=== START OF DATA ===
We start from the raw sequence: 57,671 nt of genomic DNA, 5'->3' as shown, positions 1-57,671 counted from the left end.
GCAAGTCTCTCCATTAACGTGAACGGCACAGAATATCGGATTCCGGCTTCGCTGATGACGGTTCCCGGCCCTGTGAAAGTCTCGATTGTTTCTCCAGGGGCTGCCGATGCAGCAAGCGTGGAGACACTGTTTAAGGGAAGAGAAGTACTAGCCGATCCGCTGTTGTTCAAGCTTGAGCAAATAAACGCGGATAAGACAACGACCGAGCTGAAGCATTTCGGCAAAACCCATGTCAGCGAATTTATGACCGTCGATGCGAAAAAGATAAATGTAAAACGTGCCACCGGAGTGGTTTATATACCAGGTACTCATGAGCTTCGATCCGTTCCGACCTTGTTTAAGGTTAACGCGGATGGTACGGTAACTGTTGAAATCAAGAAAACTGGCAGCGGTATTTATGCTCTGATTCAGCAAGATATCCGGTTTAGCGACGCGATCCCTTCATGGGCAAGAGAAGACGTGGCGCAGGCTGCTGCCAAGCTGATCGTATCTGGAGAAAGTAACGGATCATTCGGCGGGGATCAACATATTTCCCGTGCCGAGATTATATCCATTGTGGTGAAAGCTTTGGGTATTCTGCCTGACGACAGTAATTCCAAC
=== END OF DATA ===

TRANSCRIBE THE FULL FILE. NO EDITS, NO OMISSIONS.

We start from the raw sequence: 57,671 nt of genomic DNA, 5'->3' as shown, positions 1-57,671 counted from the left end.
GCAAGTCTCTCCATTAACGTGAACGGCACAGAATATCGGATTCCGGCTTCGCTGATGACGGTTCCCGGCCCTGTGAAAGTCTCGATTGTTTCTCCAGGGGCTGCCGATGCAGCAAGCGTGGAGACACTGTTTAAGGGAAGAGAAGTACTAGCCGATCCGCTGTTGTTCAAGCTTGAGCAAATAAACGCGGATAAGACAACGACCGAGCTGAAGCATTTCGGCAAAACCCATGTCAGCGAATTTATGACCGTCGATGCGAAAAAGATAAATGTAAAACGTGCCACCGGAGTGGTTTATATACCAGGTACTCATGAGCTTCGATCCGTTCCGACCTTGTTTAAGGTTAACGCGGATGGTACGGTAACTGTTGAAATCAAGAAAACTGGCAGCGGTATTTATGCTCTGATTCAGCAAGATATCCGGTTTAGCGACGCGATCCCTTCATGGGCAAGAGAAGACGTGGCGCAGGCTGCTGCCAAGCTGATCGTATCTGGAGAAAGTAACGGATCATTCGGCGGGGATCAACATATTTCCCGTGCCGAGATTATATCCATTGTGGTGAAAGCTTTGGGTATTCTGCCTGACGACAGTAATTCCAAC